What draws you to Woolf?

I first read Woolf while at school and then focused on her diaries for my Masters’ dissertation, so for a long time she has been part of my life. I’m very much a fan of the stream of consciousness writing style, and I find that I am intensely drawn to her works of fiction, especially The Waves, which is probably my favourite. She seems to be able to capture so many facets of a person through her writing, and I am sure that her life experiences have enabled her to do this.

Through my Masters and research for this book, I have become even more interested in her personal writing, as well as those of other writers such as George Orwell. It’s fascinating to read and analyse feelings and emotions through the medium of diaries, and I am sure that I will continue to be intrigued.

How and why did you get involved with the Virginia Woolf statue project?

This was certainly a stroke of luck and good fortune. After I had decided to leave the teaching profession, I looked for volunteer roles to help me learn about editing and proofreading, as this was something I had always wanted to do. I came across Aurora Metro, and it was because they run a literature prize named after Virginia (The Virginia Prize for Fiction) and their campaign for a statue that I got in contact.

I met with Cheryl Robson, the publisher, and we discussed how I could become involved with volunteering and helping out with editorial matters, but it was my interest in Virginia Woolf which led me to write articles on the statue project and eventually be asked to write the book.

How do these two projects — the book and the statue — support each other as well as our understanding of Woolf’s life and work?

I think that both projects complement each other very well. The statue project wants to erect a statue of Virginia Woolf in Richmond because she has not adequately been recognised as being associated with the town. The statue now has planning permission, which is a great step forward, and now we can continue raising funds to make it become a reality.

The book, which as you know, focuses on Richmond, and tries to refute the idea that Virginia disliked living there. This has mainly been fueled by the fictional quote from the film The Hours, which has, unfortunately, been taken as truth by some people. The book aims to show how she felt about Richmond as it is often forgotten. I hope that after reading the book, people will understand why Richmond deserves to be recognised as a critical part of Virginia’s life and work and why the statue of Virginia needs to be put in its right place.

What can you tell us about the film made regarding the statue project?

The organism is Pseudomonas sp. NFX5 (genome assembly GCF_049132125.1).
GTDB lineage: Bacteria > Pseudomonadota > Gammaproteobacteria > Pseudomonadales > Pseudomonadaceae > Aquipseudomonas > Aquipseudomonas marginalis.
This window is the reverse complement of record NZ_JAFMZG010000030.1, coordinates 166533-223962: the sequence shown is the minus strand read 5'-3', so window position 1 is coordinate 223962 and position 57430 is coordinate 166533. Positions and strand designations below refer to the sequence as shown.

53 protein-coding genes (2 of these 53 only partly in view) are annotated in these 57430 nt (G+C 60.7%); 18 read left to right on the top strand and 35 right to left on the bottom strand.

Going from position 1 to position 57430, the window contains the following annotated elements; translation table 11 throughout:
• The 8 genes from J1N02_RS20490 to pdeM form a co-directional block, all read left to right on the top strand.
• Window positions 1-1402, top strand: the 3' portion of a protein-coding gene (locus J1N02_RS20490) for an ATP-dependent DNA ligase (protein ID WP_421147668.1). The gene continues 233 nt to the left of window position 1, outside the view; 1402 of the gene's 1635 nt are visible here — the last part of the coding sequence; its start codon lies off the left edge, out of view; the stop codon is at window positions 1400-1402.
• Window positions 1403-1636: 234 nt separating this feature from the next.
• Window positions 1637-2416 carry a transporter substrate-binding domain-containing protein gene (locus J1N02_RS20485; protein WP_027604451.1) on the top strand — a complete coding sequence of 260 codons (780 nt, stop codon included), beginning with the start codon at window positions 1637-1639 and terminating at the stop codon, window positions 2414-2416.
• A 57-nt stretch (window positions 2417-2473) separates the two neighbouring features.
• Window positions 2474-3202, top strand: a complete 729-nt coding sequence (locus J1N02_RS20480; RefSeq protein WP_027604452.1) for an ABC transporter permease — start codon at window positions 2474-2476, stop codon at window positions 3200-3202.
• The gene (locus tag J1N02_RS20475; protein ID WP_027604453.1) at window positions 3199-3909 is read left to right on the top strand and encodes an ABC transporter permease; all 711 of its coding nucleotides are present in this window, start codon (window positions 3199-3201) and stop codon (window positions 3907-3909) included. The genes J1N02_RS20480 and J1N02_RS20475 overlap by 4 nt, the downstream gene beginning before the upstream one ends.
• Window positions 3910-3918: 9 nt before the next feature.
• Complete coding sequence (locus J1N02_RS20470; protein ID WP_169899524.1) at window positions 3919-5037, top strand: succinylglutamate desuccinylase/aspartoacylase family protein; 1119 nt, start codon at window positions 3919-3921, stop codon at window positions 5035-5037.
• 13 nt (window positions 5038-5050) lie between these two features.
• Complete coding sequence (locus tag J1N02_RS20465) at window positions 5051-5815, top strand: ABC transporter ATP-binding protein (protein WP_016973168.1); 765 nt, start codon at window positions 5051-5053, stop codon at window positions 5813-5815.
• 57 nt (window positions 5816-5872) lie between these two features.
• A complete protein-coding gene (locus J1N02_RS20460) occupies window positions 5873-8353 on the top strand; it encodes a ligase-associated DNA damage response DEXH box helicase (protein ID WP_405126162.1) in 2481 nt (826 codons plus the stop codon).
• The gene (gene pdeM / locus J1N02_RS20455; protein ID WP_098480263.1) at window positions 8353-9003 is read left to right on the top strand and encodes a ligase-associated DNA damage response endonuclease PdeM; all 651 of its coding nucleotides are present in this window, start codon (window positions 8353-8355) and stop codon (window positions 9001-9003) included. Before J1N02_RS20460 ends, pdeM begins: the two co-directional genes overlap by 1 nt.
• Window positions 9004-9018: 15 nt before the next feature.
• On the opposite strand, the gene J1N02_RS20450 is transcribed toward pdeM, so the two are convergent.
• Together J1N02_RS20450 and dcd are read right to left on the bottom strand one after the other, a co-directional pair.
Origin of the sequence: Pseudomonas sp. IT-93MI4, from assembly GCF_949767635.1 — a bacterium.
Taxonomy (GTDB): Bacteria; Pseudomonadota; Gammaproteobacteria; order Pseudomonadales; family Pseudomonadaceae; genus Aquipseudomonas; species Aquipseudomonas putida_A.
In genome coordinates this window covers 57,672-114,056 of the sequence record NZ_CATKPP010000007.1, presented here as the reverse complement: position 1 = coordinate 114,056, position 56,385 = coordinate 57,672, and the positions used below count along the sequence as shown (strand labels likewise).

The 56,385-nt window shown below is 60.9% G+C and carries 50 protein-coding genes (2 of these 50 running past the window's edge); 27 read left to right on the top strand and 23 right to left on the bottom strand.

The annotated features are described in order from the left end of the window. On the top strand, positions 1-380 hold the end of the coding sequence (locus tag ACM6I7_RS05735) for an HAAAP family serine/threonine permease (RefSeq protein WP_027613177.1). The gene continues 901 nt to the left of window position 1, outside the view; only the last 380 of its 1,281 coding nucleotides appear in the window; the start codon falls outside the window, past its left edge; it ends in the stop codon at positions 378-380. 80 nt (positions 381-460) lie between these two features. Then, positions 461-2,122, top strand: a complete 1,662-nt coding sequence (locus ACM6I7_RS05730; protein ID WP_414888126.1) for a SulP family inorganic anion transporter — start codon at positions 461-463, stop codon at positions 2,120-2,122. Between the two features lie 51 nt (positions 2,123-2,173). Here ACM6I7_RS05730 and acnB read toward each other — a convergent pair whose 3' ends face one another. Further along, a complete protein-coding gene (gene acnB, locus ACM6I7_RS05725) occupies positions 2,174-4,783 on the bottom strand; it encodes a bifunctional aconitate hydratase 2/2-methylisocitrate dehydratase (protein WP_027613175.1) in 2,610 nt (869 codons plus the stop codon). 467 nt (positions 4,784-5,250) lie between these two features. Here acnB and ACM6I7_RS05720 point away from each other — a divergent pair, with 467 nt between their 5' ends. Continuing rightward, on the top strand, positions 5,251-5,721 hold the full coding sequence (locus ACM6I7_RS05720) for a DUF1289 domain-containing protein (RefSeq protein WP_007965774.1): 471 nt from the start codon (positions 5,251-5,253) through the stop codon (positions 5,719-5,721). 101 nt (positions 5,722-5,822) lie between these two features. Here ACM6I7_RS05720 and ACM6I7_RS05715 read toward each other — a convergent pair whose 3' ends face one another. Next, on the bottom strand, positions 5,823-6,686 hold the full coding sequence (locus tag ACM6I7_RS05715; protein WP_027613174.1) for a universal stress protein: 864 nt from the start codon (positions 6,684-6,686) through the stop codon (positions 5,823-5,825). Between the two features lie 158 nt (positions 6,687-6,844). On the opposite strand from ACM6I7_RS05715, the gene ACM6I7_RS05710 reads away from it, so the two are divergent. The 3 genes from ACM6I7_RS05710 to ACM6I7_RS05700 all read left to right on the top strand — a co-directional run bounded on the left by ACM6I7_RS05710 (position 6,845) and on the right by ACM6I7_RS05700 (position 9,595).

The film for the statue project is a short ten-minute film, quoting some of Virginia’s diaries and letters to demonstrate her true feelings about Richmond. There are interviews with writers such as Anne Sebba, broadcasters such as Bamber Gasgoyne and Henrietta Garnett, Virginia’s niece. I appear in the film as well, talking about some of my research for the book.

However, what I think is most important in the film is that we get to see the sculptor, Laury Dizengremel, talking about her inspiration for the statue – seeing her enthusiasm for the project is a joy. I think it is a wonderful way to show people visually how and why Richmond was important to Virginia.

Do you have another Woolf project on your agenda? And if so, what can you tell us about it?

This is an interesting question. The process of writing the book has been thoroughly enjoyable and I’ve loved doing the research for it, and to see the book come to life is magical. I am considering what to do next. There are many different avenues to explore, especially concerning Leonard Woolf, as I feel that he is sometimes left in Virginia’s shadow, but he was equally important in his own right. There were also many notable people who visited Leonard and Virginia, so there may be something that piques my interest there. Watch this space!

Author Peter Fullagar with his new book Virginia Woolf in Richmond, which launches today.

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First, there was the conference. Then came the party. In London. With the Woolfs.

On the Monday evening following days one, two, three, and four of the 27th Annual International Conference on Virginia Woolf, Cecil Woolf and Jean Moorcroft Wilson hosted a party in London for their visiting Woolfian friends who remained in town.

I was happy to be among them. But I was chagrined to arrive on their doorstep 20 minutes early due to lightning fast service by my Uber driver.

Cecil and Jean, however, didn’t blink when they answered my too-early knock. They ushered me in and escorted me up the stairs, past stacks of books from their Bloomsbury Heritage Series and a smattering of hats from Jean’s famous collection.

Cecil poured me a glass of wine and settled me in their persimmon-colored sitting room that is casually decorated with original Bloomsbury art by Vanessa Bell and Duncan Grant. It was magical.

Cecil and Jean are tremendous hosts who know how to make each guest feel specially welcome, no matter when they arrive. They created a wonderful evening full of camaraderie, good food, and drink, while introducing us to their daughter Emma Woolf, author of numerous books and a regular BBC contributor.

Afterward, when thinking about the evening, a quote came to mind that perfectly captures the mood and magic of the evening.

No need to hurry. No need to sparkle. No need to be anybody but oneself. – Virginia Woolf, A Room of One’s Own (1929)

Cecil Woolf and Jean Moorcroft Wilson hosted a post-conference party at their London home, which also houses Cecil Woolf Publishers.